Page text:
The use of Chinese hamster ovary, or CHO, cells in cell line development — particularly for the production of biopharmaceuticals — stands as a testament to the intersection of historical serendipity and scientific ingenuity. Understanding why contract development and manufacturing organizations (CDMOs) prefer CHO cells over other cell types for biopharmaceutical production reveals a fascinating blend of history, biology, and technological innovation.
The Origins of CHO Cells
The story of CHO cells begins in 1948, when Robert Briggs Watson, a physician with the Rockefeller Foundation, transported a group of Chinese ground hamsters from China to the United States. These hamsters were initially used for studying various infections and diseases in epidemiological research.
However, their role in scientific research took a significant turn in 1957 when Theodore T. Puck and Fa-Ten Kao of the University of Colorado Medical Center isolated CHO cells from these hamsters, meaning they could be cultured and studied in the lab. This marked the beginning of the use of CHO cells in scientific research and biopharmaceutical production.
CHO cells demonstrated several unique characteristics that made them suitable for scientific experimentation and, eventually, industrial applications. These cells exhibited rapid suspension growth and high protein expression, features highly desirable in the field of biopharmaceutical production. Their ability to grow in suspension cultures made them easier to cultivate in large quantities, a necessity for industrial-scale cell line development.
The Breakthrough in Biopharmaceutical Production
The potential of CHO cells was more fully realized in the 1980s when biotechnology companies began to harness their capabilities for producing recombinant proteins. In 1984, Genentech achieved a major milestone by using recombinant CHO cells to express tissue-type plasminogen activator, a protein critical in the treatment of blood clots. This was both a scientific achievement and a commercial success — t-PA was approved for marketing in 1987, marking the first instance of a protein drug produced using mammalian cell expression systems being commercially available.
Following these initial successes, the popularity of CHO cells in laboratories and industry soared. Scientists successfully isolated different subtypes of CHO cell lines, each with specific characteristics tailored to varying research and production needs. These subtypes included CHO-S, CHO DXB11, CHO DG44, and CHO-M, among others.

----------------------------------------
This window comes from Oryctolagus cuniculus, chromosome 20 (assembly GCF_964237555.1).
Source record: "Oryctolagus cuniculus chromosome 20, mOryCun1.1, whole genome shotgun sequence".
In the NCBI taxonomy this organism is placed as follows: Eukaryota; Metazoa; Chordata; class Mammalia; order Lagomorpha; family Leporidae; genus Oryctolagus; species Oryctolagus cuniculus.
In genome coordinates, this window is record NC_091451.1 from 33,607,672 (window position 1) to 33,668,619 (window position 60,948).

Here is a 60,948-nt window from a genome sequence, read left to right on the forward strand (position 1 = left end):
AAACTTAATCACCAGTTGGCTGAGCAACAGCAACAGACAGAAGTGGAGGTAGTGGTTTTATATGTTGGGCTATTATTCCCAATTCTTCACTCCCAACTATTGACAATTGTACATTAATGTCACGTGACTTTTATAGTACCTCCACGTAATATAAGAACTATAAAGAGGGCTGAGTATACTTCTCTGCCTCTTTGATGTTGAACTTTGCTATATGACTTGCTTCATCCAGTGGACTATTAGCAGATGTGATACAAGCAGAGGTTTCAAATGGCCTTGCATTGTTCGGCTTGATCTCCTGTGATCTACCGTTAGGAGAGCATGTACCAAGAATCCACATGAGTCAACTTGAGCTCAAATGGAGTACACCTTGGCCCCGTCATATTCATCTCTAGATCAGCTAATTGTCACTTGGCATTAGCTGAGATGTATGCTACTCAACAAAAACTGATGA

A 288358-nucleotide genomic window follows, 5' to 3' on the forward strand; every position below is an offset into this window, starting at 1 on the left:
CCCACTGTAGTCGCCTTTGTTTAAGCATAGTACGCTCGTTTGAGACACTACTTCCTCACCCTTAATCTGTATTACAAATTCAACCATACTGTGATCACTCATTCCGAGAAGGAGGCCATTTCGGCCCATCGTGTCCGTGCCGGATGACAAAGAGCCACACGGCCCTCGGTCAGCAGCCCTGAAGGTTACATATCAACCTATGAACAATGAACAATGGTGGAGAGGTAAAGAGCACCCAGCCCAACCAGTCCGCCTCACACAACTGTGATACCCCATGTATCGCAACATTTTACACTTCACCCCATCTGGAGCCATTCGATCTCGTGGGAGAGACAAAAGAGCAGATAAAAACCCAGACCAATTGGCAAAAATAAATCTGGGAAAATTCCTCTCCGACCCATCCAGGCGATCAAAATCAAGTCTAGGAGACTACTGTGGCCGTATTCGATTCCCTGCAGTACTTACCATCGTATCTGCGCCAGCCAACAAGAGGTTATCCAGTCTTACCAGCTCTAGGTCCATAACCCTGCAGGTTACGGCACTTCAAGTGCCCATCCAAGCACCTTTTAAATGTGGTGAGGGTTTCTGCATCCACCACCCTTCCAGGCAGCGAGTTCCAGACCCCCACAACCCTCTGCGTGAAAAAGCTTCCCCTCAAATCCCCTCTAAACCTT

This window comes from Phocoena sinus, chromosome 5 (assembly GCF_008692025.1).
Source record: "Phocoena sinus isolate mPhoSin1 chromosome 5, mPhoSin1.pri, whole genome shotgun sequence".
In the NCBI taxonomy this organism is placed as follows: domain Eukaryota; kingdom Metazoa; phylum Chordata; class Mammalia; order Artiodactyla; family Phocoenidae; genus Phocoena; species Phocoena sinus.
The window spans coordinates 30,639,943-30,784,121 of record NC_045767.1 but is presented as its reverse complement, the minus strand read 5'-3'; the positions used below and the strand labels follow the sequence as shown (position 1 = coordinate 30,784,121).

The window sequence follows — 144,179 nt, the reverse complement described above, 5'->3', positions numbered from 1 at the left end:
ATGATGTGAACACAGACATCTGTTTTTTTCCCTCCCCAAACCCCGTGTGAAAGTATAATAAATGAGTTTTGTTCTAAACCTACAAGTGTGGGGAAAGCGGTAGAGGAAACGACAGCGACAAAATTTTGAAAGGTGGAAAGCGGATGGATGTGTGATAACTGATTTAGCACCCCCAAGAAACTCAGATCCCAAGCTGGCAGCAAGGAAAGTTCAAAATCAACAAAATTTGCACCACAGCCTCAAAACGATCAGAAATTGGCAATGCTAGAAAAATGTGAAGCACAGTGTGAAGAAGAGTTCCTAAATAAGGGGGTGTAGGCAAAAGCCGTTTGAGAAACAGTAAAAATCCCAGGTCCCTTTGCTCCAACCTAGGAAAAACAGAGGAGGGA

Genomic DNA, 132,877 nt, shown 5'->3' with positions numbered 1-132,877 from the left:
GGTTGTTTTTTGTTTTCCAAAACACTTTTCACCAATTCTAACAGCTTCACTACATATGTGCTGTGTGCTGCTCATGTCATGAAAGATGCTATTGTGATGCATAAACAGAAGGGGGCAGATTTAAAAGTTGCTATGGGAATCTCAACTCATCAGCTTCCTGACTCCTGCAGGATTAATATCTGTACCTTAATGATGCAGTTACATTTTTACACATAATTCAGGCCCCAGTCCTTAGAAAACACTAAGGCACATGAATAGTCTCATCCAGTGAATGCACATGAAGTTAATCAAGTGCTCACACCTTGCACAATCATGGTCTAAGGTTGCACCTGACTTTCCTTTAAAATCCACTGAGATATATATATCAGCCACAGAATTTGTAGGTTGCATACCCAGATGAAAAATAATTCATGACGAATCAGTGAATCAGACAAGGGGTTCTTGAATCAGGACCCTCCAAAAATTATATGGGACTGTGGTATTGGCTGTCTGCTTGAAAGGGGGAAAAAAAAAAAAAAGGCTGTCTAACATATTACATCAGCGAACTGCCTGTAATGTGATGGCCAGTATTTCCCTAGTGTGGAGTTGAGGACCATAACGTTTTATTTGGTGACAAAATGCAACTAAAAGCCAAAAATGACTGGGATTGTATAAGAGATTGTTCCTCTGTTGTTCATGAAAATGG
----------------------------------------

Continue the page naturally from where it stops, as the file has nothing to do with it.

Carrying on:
The continuous attention to gene knockouts in CHO cells led to the development of specialized lines such as Samsung Biologics’ S-CHOice®. These advancements expanded the versatility and efficiency of CHO cells in producing a wide range of biopharmaceuticals, including coagulation factors, erythropoietin, immunoglobulin, and monoclonal antibodies.
Initially, CHO cells were cultured in media supplemented with fetal bovine serum, but this approach had limitations like batch-to-batch variability and risk of contamination. Over time, the development of serum-free media has revolutionized CHO cell culture. These media are more consistent, reduce contamination risks, and improve the overall quality of the biopharmaceuticals produced. Today, a typical serum-free medium for CHO cells contains a precise blend of amino acids, vitamins, trace elements, growth factors, and more, optimizing cell growth and protein production.
The Advantages of CHOs in Cell Line Development
CHO cells are now the most widely used mammalian cell line for the mass production of therapeutic proteins. They possess the capability to produce recombinant proteins on a scale of 3 to 10 grams per liter of culture, making them highly efficient for industrial cell line development purposes. One of the key advantages of CHO cells is their ability to allow post-translational modifications to recombinant proteins, which are crucial for human applications.
CHO cells facilitate proper folding, glycosylation, and other modifications necessary for the biological activity of proteins in humans. Because they can produce a significant amount of protein per liter of culture and demonstrate robustness in various culture conditions, they facilitate flexible large-scale production.
The adoption of CHO cells in biopharmaceutical production has been driven by their unparalleled efficiency in producing human-compatible proteins. Their ability to perform necessary post-translational modifications has made them the cell line of choice for creating complex biological products. It’s estimated that approximately 70% of biologics and almost all monoclonal antibodies have been produced using CHO cells.
CHOs and the Future of Medicine
The story of CHO cells, from their initial isolation to their pivotal role in modern biopharmaceutical production, presents a remarkable example of scientific advancement. CHO cells’ unique properties, coupled with continuous improvements in cell line development technology, have made CHOs an indispensable tool in the production of therapeutic proteins that ultimately save lives.
Biopharmaceuticals represent a growing segment of the broader pharmaceutical industry, with ongoing development of biologic treatments for conditions ranging from autoimmune diseases to cancer. As such, the significance of CHO cells in the pharmaceutical landscape is likely to grow, underlining their perhaps surprising, but enduring, importance in advancing human health and medicine.